When gene mutations are considered in parallel with allele loss, it is evident that TP53 was one of the few genes inactivated at similar frequencies by allele loss and mutation; this occurred at all cancer sites examined. The only other example of this occurring was in the APC gene and this was restricted to gastric and colorectal cancers. Although the datasets defining the mutation and LOH data are distinct and cannot be used to infer bi-allelic inactivation, it is tempting to conclude that this data show TP53 and in some instances APC fulfill Knudson’s theory of gene inactivation in cancer development. Although several other tumor suppressor genes have been studied, they typically demonstrated very low levels of gene mutations in association with higher levels of LOH. Whether these genes perform a role in cancer development and what that role is remains unclear but possibly gene inactivation occurs by an alternative mechanism: gene methylation or germ line mutation. Alternatively, single allele inactivation may exert a dominant oncogenic effect or it may simply confer a predisposition to cancer. The number of genes and topographical sites where this occurred might suggest this as an important avenue of future research.
Data for alterations of oncogenes were less numerous and largely restricted to mutation studies of the RAS and BRAF genes of the MAPK/extracellular signal-regulated kinase pathway. No conclusions could be drawn concerning the role LOH plays in activation of these genes because of the lack of information but mutations appeared to play site-specific roles in the development of lung (KRAS), oral (HRAS), esophageal (BRAF) and colorectal (BRAF and KRAS) cancers. In the case of lung and oral cancers, it is possible that these were the result of site-specific exposures to environmental carcinogens (tobacco smoke or chewing tobacco). Still with the addition of allelic loss data for these genes, the specificity of gene activation for specific topographies may be negated.
When considered by topography, it is evident that alterations in cell signaling play a role in cancer formation: in colorectal and gastric cancer through genes of the Wnt pathway and the cell cycle genes, particularly TP53, at all sites of the digestive tract, oral and lung cancers. The potential for cell cycle disruption was particularly evident in esophageal cancers where LOH was detectable in a number of different genes. Constitutive transcriptional activation of genes involved in signal transduction in the MAPK/extracellular signal-regulated kinase pathway occurred most frequently in colorectal and lung cancers. All topographies but particularly lung cancers demonstrated alterations in FHIT and DCC, suggesting that inhibition of apoptosis was common to many tumors.
Some of the most well documented gene alterations in these data-sets were KRAS mutations in lung cancers. The reason for this abundance of data is that it represents an instance where a common environmental exposure, tobacco smoke, evokes a specific genetic response (35). When data for tumors with known exposure to tobacco smoke are compared with those that were unexposed, the incidence of KRAS and TP53 mutations was significantly higher in smokers. Likewise, the incidence of allelic loss of the FHIT gene in smokers was significantly higher than in non-smokers. Other gene alterations have not been reported in sufficient numbers to draw conclusions about the effect of smoking on their incidence. This analysis does demonstrate that the range of genes activated in smokers and non-smokers was identical, suggesting that one mechanism by which tobacco can give rise to lung cancer is through an increased frequency of genetic alterations. Of course, these analyses are limited by the scope of the published literature; studies tend to focus on the same, well-characterized genes resulting in an absence of information for many genes and genetic pathways. In future, studies of a broader spectrum of genes would help to ascertain whether tumorigenesis in smoking-related lung cancers is the result of alterations in genetic pathways unique to tobacco smoke exposure and distinct from tumors with no exposure to tobacco.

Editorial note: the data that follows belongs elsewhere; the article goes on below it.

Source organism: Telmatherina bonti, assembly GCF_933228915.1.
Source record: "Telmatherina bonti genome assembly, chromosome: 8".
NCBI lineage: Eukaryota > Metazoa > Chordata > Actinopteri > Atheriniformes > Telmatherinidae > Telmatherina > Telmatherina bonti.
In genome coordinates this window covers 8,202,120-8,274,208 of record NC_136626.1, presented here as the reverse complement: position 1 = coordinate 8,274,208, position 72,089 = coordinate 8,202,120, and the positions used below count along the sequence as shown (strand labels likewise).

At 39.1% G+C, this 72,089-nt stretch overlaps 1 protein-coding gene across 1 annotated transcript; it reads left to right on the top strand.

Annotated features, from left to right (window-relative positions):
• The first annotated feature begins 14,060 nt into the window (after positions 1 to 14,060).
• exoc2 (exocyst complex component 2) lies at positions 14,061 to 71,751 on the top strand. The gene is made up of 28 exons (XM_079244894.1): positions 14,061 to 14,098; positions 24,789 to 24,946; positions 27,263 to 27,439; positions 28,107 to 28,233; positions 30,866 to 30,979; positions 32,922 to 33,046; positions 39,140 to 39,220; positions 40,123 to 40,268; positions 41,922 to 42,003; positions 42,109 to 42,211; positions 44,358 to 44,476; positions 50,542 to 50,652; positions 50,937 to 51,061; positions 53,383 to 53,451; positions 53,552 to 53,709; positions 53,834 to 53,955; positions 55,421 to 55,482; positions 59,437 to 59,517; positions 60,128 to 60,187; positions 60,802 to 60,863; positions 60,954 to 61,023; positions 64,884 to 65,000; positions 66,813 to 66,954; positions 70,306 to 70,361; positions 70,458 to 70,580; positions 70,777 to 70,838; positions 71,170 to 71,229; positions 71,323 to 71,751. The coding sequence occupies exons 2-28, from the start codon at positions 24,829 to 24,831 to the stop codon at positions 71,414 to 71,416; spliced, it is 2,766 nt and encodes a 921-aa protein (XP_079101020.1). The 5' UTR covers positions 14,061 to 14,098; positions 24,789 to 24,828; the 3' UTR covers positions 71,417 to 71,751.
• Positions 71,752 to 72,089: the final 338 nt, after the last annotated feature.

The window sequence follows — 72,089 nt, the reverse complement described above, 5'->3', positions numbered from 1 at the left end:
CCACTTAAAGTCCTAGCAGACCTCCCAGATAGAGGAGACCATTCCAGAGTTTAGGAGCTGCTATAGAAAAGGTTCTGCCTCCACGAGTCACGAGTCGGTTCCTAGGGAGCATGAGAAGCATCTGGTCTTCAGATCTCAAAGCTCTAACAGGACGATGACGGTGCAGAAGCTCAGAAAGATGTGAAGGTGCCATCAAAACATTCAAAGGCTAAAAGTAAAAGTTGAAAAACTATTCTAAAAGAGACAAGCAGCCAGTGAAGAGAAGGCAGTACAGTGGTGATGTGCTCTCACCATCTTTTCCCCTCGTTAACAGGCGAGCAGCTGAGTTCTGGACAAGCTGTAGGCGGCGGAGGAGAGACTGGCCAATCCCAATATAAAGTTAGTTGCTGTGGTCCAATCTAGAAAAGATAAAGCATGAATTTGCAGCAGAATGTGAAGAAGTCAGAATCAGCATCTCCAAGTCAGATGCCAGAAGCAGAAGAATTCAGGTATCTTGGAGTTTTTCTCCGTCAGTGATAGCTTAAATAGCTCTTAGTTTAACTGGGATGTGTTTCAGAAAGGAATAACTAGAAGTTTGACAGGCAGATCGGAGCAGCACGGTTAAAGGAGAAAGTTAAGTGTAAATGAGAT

There are >60 carcinogenic components of tobacco smoke which include polycyclic aromatic hydrocarbons, aromatic amines, aldehydes and nitrosamines (15); direct exposure to these carcinogens occurs not only in lung but also in the upper aerodigestive tract, particularly the mouth and larynx. In the lung, it has been shown that preferential binding of benzo[a]pyrene and acrolein to guanine residues leads to an increased incidence of GC → TA transversions (25,36). From this it follows that GC → TA transversions do not frequently occur at sites not directly exposed to tobacco smoke (37,27). Indeed, our analysis of oral tumors from non-smokers demonstrated this; GC → TA substitutions were present as only 2% of the mutations. Surprisingly, this was not the case for lung cancers from non-smokers where 22% of alterations were GC → TA transversions. It is possible that this number was an overestimation of the true rate due to the inclusion of a potentially anomalous study. Gao et al. (38) reported a 66% mutation rate in lung tumors of non-smokers compared with < 36% for all other studies. Each tumor in this study demonstrated multiple mutations such that 10 of 15 mutated tumors had 48 mutations comprising 31% of the total mutations for the group. This undoubtedly influenced the results for this group, yet even if this study is excluded, the percentage of mutations that were GC → TA in lung tumors (16% excluding the Gao study) is significantly higher than oral tumors (2%). Why this should occur is not clear but it is possible that lung exposure to polycyclic aromatic hydrocarbons, aromatic amines and nitrosamines derives from alternative sources that are not pertinent to oral tumorigenesis. One of these might be side-stream tobacco smoke for passive/involuntary smokers. Qualitatively, sidestream smoke has the same chemical constituents as mainstream smoke and could result in exposure in non-smokers (39). Another possible exposure that might present an environment risk to non-smokers is the complex chemical mixtures of diesel fuel and vehicle exhaust fumes (40,41). Despite the differences in the lung and oral non-smoking groups, our data show an increase in the percentage of GC → TA transversions in tobacco smokers; this was most apparent in oral tumors but was also evident in lung tumors. The increase in GC → TA transversions was associated with an accompanying decrease in the percentage of GC → AT transitions; this was seen in both lung and oral tumors and was mirrored in laryngeal tumors of smokers. The fact that this decrease occurred particularly at CpG sites supports the view that it was the consequence of a chemical exposure (42).